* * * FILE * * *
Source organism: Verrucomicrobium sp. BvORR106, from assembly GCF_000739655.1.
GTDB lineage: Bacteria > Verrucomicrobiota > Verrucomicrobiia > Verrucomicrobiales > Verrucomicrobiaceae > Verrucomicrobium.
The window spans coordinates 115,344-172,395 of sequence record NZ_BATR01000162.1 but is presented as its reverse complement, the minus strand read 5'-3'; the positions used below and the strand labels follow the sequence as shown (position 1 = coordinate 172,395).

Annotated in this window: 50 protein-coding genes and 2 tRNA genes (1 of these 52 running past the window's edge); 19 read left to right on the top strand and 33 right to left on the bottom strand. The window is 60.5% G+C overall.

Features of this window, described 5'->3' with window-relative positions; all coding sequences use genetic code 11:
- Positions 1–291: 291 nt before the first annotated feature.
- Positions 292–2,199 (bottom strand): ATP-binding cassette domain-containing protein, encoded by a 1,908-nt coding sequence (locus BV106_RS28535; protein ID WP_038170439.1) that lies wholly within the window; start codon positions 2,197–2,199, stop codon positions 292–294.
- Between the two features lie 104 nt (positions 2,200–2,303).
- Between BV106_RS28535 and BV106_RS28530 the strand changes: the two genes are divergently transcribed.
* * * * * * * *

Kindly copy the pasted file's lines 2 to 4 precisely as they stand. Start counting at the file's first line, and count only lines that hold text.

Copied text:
GTDB lineage: Bacteria > Verrucomicrobiota > Verrucomicrobiia > Verrucomicrobiales > Verrucomicrobiaceae > Verrucomicrobium.
The window spans coordinates 115,344-172,395 of sequence record NZ_BATR01000162.1 but is presented as its reverse complement, the minus strand read 5'-3'; the positions used below and the strand labels follow the sequence as shown (position 1 = coordinate 172,395).

Annotated in this window: 50 protein-coding genes and 2 tRNA genes (1 of these 52 running past the window's edge); 19 read left to right on the top strand and 33 right to left on the bottom strand. The window is 60.5% G+C overall.